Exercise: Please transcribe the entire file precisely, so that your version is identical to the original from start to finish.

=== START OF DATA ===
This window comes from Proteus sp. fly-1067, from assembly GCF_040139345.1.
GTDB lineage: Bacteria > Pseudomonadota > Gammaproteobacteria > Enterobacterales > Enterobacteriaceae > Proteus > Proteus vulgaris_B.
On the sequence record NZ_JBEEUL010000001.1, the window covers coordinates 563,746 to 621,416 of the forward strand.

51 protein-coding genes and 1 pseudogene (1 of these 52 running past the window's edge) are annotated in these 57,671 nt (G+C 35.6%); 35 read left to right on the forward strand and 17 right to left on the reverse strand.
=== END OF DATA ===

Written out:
This window comes from Proteus sp. fly-1067, from assembly GCF_040139345.1.
GTDB lineage: Bacteria > Pseudomonadota > Gammaproteobacteria > Enterobacterales > Enterobacteriaceae > Proteus > Proteus vulgaris_B.
On the sequence record NZ_JBEEUL010000001.1, the window covers coordinates 563,746 to 621,416 of the forward strand.

51 protein-coding genes and 1 pseudogene (1 of these 52 running past the window's edge) are annotated in these 57,671 nt (G+C 35.6%); 35 read left to right on the forward strand and 17 right to left on the reverse strand.